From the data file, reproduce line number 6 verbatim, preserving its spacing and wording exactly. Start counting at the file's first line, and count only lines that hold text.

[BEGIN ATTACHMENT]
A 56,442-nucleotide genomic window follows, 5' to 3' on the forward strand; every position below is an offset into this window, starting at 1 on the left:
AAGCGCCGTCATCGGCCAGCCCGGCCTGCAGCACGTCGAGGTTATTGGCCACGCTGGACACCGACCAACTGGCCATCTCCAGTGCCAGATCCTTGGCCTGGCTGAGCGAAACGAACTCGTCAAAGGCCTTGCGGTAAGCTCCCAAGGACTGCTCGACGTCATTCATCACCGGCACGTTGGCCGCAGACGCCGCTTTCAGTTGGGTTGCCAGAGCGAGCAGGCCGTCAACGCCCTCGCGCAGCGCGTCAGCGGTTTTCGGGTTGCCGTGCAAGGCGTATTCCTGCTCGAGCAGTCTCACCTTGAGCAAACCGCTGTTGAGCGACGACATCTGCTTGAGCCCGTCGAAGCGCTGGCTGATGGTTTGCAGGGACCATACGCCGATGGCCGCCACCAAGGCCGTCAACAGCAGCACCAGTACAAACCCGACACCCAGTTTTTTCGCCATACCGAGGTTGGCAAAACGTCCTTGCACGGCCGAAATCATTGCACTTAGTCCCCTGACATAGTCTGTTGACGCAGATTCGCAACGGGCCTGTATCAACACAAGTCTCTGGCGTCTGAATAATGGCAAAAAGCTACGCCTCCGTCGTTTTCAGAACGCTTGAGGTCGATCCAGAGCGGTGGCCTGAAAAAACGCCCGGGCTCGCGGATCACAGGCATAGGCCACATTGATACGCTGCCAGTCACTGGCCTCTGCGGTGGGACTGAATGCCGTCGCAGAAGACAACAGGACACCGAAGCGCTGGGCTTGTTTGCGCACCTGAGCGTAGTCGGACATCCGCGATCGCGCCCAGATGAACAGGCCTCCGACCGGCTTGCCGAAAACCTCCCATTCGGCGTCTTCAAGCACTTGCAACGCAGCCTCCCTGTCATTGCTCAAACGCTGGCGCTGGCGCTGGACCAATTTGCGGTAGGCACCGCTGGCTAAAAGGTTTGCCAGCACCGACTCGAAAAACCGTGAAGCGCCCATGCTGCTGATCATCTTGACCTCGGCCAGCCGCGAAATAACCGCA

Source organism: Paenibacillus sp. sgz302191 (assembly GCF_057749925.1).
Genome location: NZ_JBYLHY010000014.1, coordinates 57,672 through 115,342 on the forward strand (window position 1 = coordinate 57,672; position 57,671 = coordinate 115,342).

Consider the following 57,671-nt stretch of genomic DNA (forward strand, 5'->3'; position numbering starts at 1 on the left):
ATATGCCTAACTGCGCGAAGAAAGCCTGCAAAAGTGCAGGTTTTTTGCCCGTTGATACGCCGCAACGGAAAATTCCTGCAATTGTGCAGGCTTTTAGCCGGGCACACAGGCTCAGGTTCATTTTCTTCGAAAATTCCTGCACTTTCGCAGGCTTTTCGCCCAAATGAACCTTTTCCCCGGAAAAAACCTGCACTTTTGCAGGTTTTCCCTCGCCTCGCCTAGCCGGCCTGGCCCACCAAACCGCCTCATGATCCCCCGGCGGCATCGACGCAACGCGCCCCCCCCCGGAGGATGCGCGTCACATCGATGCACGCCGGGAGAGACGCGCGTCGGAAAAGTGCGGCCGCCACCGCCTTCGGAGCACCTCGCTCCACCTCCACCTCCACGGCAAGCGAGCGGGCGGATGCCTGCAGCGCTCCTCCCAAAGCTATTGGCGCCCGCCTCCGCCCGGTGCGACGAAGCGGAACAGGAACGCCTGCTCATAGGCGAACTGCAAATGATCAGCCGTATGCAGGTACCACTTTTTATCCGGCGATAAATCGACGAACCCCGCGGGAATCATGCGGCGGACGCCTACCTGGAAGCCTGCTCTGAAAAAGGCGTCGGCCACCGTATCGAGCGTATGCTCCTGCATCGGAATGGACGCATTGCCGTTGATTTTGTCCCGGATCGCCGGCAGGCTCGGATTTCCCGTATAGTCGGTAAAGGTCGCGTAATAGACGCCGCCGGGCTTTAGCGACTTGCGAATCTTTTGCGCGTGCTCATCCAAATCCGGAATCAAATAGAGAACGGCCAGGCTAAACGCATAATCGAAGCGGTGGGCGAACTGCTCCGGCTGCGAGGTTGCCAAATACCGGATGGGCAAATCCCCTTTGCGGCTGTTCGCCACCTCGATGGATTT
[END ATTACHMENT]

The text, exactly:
ATATGCCTAACTGCGCGAAGAAAGCCTGCAAAAGTGCAGGTTTTTTGCCCGTTGATACGCCGCAACGGAAAATTCCTGCAATTGTGCAGGCTTTTAGCCGGGCACACAGGCTCAGGTTCATTTTCTTCGAAAATTCCTGCACTTTCGCAGGCTTTTCGCCCAAATGAACCTTTTCCCCGGAAAAAACCTGCACTTTTGCAGGTTTTCCCTCGCCTCGCCTAGCCGGCCTGGCCCACCAAACCGCCTCATGATCCCCCGGCGGCATCGACGCAACGCGCCCCCCCCCGGAGGATGCGCGTCACATCGATGCACGCCGGGAGAGACGCGCGTCGGAAAAGTGCGGCCGCCACCGCCTTCGGAGCACCTCGCTCCACCTCCACCTCCACGGCAAGCGAGCGGGCGGATGCCTGCAGCGCTCCTCCCAAAGCTATTGGCGCCCGCCTCCGCCCGGTGCGACGAAGCGGAACAGGAACGCCTGCTCATAGGCGAACTGCAAATGATCAGCCGTATGCAGGTACCACTTTTTATCCGGCGATAAATCGACGAACCCCGCGGGAATCATGCGGCGGACGCCTACCTGGAAGCCTGCTCTGAAAAAGGCGTCGGCCACCGTATCGAGCGTATGCTCCTGCATCGGAATGGACGCATTGCCGTTGATTTTGTCCCGGATCGCCGGCAGGCTCGGATTTCCCGTATAGTCGGTAAAGGTCGCGTAATAGACGCCGCCGGGCTTTAGCGACTTGCGAATCTTTTGCGCGTGCTCATCCAAATCCGGAATCAAATAGAGAACGGCCAGGCTAAACGCATAATCGAAGCGGTGGGCGAACTGCTCCGGCTGCGAGGTTGCCAAATACCGGATGGGCAAATCCCCTTTGCGGCTGTTCGCCACCTCGATGGATTT